OSHA’s announcement last week of a proposal to modify the agency's recent beryllium standards for the construction and shipyard sectors is being sharply criticized by safety advocates, who are calling it “a step backwards.”

Beryllium exposure causes a debilitating lung ailment called chronic beryllium disease, which is responsible for approximately 100 deaths and thousands of disabilities each year.

What would change

The changes would apply only to the shipyard and construction sectors. The general industry standard is unaffected by the proposal. The proposal would maintain the requirements for exposure limits (permissible exposure limit of 0.2 μg/m3 and short-term exposure limit of 2.0 μg/m3), but would revise the application of ancillary provisions such as housekeeping and personal protective equipment (PPE).

OSHA said the change was due to concerns raised by representatives of the shipyards and construction industries, as well as members of Congress that they had not had “a meaningful opportunity” to comment on the application of the rule to their industries when the rule was developed in 2015-16.

A decade in the making

Jessica Martinez, co-executive director, National Council for Occupational Safety and Health (National COSH), said OSHA spent more than a decade on the rule making process for the standard, and that it would be “severely weakened” by the proposed changes.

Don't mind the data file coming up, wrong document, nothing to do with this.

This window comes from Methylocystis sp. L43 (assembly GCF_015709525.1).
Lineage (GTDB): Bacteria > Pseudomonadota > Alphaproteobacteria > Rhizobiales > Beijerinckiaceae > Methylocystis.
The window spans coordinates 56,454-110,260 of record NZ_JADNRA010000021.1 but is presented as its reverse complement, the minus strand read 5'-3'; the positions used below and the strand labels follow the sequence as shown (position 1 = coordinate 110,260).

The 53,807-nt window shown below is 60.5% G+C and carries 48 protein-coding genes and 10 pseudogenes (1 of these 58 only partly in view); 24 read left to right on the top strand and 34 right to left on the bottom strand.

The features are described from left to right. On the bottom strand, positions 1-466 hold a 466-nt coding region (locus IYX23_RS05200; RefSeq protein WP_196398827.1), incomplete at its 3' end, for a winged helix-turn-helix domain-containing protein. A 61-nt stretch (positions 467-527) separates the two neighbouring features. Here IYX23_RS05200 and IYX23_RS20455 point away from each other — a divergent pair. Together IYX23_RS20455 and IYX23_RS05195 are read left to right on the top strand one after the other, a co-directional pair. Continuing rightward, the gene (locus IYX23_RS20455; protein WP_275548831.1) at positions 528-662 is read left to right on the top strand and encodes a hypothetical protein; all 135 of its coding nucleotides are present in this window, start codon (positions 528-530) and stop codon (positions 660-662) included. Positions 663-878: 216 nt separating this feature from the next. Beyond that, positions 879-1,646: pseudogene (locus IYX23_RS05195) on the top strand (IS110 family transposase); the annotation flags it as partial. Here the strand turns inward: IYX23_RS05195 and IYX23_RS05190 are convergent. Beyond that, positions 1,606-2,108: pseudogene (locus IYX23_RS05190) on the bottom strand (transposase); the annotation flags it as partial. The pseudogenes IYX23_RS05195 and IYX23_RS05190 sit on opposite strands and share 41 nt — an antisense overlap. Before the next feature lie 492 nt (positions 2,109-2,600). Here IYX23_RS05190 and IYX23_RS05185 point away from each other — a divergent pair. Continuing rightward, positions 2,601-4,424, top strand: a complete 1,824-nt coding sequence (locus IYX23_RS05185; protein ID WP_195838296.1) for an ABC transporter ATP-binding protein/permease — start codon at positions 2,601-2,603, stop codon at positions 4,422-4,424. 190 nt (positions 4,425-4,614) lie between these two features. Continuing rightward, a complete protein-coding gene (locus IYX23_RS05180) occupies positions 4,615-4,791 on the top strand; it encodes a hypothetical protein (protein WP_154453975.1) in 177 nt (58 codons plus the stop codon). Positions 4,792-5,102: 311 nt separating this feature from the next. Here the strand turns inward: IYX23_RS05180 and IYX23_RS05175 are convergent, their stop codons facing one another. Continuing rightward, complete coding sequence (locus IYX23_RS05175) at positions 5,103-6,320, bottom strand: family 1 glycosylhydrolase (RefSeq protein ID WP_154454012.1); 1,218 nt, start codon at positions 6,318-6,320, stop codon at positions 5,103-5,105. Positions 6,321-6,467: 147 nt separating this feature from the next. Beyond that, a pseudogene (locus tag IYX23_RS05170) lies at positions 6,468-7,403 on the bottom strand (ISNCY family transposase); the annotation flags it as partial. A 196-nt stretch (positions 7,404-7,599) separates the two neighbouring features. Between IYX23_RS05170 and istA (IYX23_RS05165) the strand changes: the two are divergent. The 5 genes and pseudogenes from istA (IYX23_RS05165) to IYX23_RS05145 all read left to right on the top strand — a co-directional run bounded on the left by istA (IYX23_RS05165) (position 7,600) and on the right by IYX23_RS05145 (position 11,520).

“It is well documented that shipyard and construction workers can be exposed to beryllium,” said Martinez. “They need the same protections as other workers – including monitoring and assessing exposure to potential harm and taking steps to eliminate hazards which can lead to life-threatening diseases.”

Exposure limited?

OSHA says it has evidence that exposure in the two industries is limited to a few operations and has information suggesting that requiring the ancillary provisions broadly may not improve worker protection and be redundant with overlapping protections in other standards. The agency is seeking comment on, among other things, whether existing standards covering abrasive blasting in construction, abrasive blasting in shipyards, and welding in shipyards provide adequate protection for workers engaged in these operations.

The Notice of Proposed Rulemaking for Occupational Exposure to Beryllium and Beryllium Compounds in Construction and Shipyard Sectors will be published in the Federal Register on June 27, 2017. OSHA encourages the public to participate in this rulemaking by submitting comments during the 60-day comment period. Click here for information on submitting comments on the proposed rule and requesting public hearings.

On Jan. 9, 2017, OSHA issued a final rule that established new protections for workers who are exposed to beryllium in general industry, construction, and shipyards. Beryllium is a lightweight metal used primarily in specialty alloys and beryllium oxide ceramics. It is also present as a trace material in metal slags.

OSHA also announced it will not enforce the Jan. 9, 2017, construction and shipyard standards without further notice while determining whether to amend the Jan. 9, 2017, rule.